To start with the obvious, violence tends to be destructive. This means that it turns to evil uses very easily; we would be foolish to ignore that. If the world were fully good at this time, I expect that violence would be categorically wrong. I'd like to explore what the Scriptures say about violence. This post is the first in what I expect to be a two-part series. In this part we look at the early books of the Bible; in the next, at the teachings of Christ and his followers.
The point of this post is not to sway anyone's opinion on Israel or Palestine or Lebanon or Iraq or Iran or any other conflict that has happened or may yet happen. The point is simply, as we live with more threat of war now than we have for awhile, to generate some thought and discussion about right and wrong when it comes to violence or "the use of force".
Examples from Scripture
Two early examples of violence given in the Scripture are Cain's murder of his brother Abel and Lamech's self-defense killing of Tubal-Cain (both in Genesis 4). It is said that God judged Cain and pronounced punishment, which at that point was short of death. On the other hand, no punishment is mentioned for Lamech's self-defense killing of Tubal-Cain, which is then implied to be in a different moral category than murder. Later, when a code of law is recorded for Israel, the law recognizes different categories of causing a death. Deliberate murder is punished by death and the law does not recognize any place of refuge where a murderer is safe. But those accidentally causing a death are allowed to take refuge from vengeance to prevent the shedding of innocent blood. The law also called for other injuries short of death to be punished. In all this, no punishment or need to flee is ever named for injuries or death that occurred in self-defense.
Another early example of violence given in Scripture is the capture of Lot and his companions after a battle near the Dead Sea. When Abram heard that Lot was a captive, he led an army and rescued Lot and his goods and the other captives, pursuing the defeated armies of the former captors until they were a safe distance away from their homelands and decisively defeated. (This is recounted briefly in Genesis 14.)
Good and Bad Uses of Violence?
What makes Lamech's self-defense killing different than Cain's murder of his brother? Cain wanted to take life, Lamech wanted to defend it. Cain destroyed peace, Lamech wanted to restore it.
And again, what makes Abram's army's attack on Lot's captors any different than that army's original attack? Abram wanted only to free the captives, restore property to the original owners, ensure peace. Lot's original captors were the ones taking property and captives; they created the injustice that Abram wanted to set right.
Holy Violence in Religion?
These days the West has lost perspective on its own culture. So I would like to start with an example of the West looking at another culture. In the old TV series Kung Fu, the monk Kwai Chang Kane was a religious ascetic who trained in the martial arts -- which is to say, fighting -- in a monastery as part of his religious training. The martial arts were honored as a way to defend the weak and defenseless and to protect self and others from unnecessary harm. It was recognized that violence is part of the world; it was also recognized that there was a time to impede or even defeat some particular evil. While nobody underestimated the problem of remaining pure of heart while employing violence to stop evil, this was not seen as a reason to allow evil to win. Neither was any cheap moral equivalence made between those who used violence to destroy the peace and those who used violence to restore peace, between those who used violence to oppress and those who used violence to restore freedom to the oppressed.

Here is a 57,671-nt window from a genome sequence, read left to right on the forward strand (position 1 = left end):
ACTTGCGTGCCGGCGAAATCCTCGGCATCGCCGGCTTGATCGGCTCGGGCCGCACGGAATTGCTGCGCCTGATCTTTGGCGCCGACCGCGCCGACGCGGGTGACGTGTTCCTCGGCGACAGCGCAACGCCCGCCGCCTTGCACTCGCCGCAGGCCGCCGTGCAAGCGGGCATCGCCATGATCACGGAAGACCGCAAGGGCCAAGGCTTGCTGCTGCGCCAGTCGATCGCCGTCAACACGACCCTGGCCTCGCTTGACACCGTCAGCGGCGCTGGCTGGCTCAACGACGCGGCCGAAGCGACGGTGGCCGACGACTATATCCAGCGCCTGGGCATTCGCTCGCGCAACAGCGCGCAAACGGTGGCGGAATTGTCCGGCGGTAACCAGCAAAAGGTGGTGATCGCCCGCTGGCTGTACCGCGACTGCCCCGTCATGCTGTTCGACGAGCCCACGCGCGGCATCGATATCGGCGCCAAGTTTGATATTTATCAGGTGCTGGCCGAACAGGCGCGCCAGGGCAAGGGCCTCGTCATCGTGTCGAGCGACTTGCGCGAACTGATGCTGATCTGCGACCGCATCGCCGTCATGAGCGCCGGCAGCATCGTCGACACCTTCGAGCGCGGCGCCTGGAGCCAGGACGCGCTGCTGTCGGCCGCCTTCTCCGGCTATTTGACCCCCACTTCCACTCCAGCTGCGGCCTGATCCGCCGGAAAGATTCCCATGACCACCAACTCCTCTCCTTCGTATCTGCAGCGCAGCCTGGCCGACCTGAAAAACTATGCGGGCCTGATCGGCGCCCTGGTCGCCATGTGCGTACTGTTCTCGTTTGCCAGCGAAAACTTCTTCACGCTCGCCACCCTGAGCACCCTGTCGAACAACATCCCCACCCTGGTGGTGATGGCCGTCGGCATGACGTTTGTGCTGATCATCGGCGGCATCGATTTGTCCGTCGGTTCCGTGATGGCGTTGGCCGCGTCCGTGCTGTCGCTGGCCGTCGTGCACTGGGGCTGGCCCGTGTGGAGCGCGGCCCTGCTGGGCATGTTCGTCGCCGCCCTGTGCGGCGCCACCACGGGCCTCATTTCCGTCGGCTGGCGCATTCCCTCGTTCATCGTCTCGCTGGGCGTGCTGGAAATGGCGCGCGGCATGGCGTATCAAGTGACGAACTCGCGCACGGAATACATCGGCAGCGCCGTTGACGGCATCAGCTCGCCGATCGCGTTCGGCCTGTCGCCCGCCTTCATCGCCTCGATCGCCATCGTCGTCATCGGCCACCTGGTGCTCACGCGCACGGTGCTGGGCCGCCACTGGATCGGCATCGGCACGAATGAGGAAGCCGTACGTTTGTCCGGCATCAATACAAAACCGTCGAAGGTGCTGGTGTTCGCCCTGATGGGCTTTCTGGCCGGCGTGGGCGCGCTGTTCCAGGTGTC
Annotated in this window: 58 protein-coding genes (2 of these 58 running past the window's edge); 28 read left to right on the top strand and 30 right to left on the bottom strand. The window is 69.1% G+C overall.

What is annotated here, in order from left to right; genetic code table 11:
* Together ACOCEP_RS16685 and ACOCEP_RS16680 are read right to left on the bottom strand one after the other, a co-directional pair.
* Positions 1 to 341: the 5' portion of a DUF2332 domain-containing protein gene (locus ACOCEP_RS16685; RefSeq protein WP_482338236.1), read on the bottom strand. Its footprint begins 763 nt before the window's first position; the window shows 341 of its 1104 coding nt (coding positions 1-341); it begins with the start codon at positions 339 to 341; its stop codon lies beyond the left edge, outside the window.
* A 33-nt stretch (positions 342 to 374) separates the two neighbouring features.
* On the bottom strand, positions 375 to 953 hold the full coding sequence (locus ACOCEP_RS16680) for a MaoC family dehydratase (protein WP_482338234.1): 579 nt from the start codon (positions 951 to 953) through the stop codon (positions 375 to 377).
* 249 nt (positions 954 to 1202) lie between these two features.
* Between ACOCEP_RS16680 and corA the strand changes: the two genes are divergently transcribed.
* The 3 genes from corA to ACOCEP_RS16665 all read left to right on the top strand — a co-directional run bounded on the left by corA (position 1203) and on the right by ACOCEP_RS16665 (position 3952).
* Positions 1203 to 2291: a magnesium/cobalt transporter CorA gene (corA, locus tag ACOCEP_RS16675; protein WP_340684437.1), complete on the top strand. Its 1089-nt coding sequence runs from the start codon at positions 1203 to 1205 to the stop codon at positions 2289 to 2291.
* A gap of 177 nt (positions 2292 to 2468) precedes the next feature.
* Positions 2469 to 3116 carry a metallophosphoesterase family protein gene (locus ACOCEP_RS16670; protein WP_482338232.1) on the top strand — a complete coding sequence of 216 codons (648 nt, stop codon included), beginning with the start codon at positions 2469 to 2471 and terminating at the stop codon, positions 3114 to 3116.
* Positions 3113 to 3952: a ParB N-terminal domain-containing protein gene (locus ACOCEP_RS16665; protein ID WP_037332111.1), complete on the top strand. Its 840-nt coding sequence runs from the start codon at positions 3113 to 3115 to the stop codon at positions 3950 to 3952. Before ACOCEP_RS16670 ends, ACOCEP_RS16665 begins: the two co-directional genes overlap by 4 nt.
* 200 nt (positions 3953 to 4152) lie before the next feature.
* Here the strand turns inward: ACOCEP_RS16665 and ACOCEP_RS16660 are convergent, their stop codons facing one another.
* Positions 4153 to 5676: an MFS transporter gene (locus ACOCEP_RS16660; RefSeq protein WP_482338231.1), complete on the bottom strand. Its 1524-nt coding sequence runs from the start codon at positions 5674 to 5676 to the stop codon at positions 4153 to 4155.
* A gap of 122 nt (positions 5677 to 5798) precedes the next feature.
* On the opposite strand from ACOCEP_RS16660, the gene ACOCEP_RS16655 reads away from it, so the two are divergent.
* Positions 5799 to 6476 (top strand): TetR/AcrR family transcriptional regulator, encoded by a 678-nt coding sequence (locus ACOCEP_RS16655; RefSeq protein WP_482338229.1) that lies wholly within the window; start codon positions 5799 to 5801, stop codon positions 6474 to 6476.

None of this is to comment on whether the old TV show Kung Fu was an accurate portrayal of Chinese philosophy and ethics, or its spiritual aspects as they apply to force and violence. It is just that the East and the West have done perspective-checks against each other, and when we look Eastward, we see other cultures wrestling with the same problems that gave rise to knights (and the legends around them!) in our own culture. Many cultures have a tradition of the holy defender of the weak, such as the samurai or the knight.
Reason to be uneasy at the thought of "holy violence"
In case you're uneasy at the thought of "holy violence", you have reason to be. If you're not uneasy, re-read this sometime when you're in a different frame of mind, maybe after checking the world news some night, or after reading a history book that doesn't pull its punches. One problem is that most people assume their own favorite side is holy. Another problem is that most people assume they themselves are the oppressed, not the oppressor. And once people are convinced that what they're doing is holy, they're very difficult to stop, and very difficult to persuade to listen to the opinion that they may not actually be on the right side. That's a good thing if you're the Seven Samurai; it's not a good thing if you're a homicide/suicide bomber. And even the "good guys" can be tempted to cross lines that should be left un-crossed, so even if one side is definitely in the right, we still have to watch for our fallible humanity becoming twisted into something evil along the way.
Here are some warning signs that apply even to the "good guys":
- If you are eager to kill, that's a bad sign;
- If the death of the other side is no longer seen as a regrettable necessity, but is now seen as a good end in itself, that's a bad sign;
- If you are controlled by hatred, bitterness, anger, rage, or malice, that's a bad sign;
- If you cannot name the good you are trying to restore, that's a bad sign;
- If you have never given thought to the redemption of the other side, that's a bad sign.
To be continued ...
Next ... considering Christ and his disciples